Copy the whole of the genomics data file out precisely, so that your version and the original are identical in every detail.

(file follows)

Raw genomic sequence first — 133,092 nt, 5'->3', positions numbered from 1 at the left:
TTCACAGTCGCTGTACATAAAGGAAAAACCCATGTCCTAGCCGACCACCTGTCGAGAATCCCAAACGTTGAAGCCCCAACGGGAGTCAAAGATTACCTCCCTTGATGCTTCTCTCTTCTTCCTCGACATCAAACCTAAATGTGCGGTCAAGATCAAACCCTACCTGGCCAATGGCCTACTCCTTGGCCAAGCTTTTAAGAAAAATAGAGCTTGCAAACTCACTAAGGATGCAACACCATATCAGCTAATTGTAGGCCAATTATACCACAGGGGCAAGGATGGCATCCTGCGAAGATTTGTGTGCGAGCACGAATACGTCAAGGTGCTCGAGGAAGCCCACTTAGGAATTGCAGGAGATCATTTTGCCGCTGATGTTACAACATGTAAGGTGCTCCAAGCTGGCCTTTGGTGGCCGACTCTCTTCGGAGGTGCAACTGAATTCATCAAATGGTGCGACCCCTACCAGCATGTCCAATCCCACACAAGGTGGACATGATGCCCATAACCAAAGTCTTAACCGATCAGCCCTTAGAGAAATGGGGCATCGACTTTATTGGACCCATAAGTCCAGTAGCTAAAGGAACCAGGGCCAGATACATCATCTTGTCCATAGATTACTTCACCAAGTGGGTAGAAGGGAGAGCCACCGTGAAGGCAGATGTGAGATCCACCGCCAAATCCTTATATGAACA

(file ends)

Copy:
Raw genomic sequence first — 133,092 nt, 5'->3', positions numbered from 1 at the left:
TTCACAGTCGCTGTACATAAAGGAAAAACCCATGTCCTAGCCGACCACCTGTCGAGAATCCCAAACGTTGAAGCCCCAACGGGAGTCAAAGATTACCTCCCTTGATGCTTCTCTCTTCTTCCTCGACATCAAACCTAAATGTGCGGTCAAGATCAAACCCTACCTGGCCAATGGCCTACTCCTTGGCCAAGCTTTTAAGAAAAATAGAGCTTGCAAACTCACTAAGGATGCAACACCATATCAGCTAATTGTAGGCCAATTATACCACAGGGGCAAGGATGGCATCCTGCGAAGATTTGTGTGCGAGCACGAATACGTCAAGGTGCTCGAGGAAGCCCACTTAGGAATTGCAGGAGATCATTTTGCCGCTGATGTTACAACATGTAAGGTGCTCCAAGCTGGCCTTTGGTGGCCGACTCTCTTCGGAGGTGCAACTGAATTCATCAAATGGTGCGACCCCTACCAGCATGTCCAATCCCACACAAGGTGGACATGATGCCCATAACCAAAGTCTTAACCGATCAGCCCTTAGAGAAATGGGGCATCGACTTTATTGGACCCATAAGTCCAGTAGCTAAAGGAACCAGGGCCAGATACATCATCTTGTCCATAGATTACTTCACCAAGTGGGTAGAAGGGAGAGCCACCGTGAAGGCAGATGTGAGATCCACCGCCAAATCCTTATATGAACA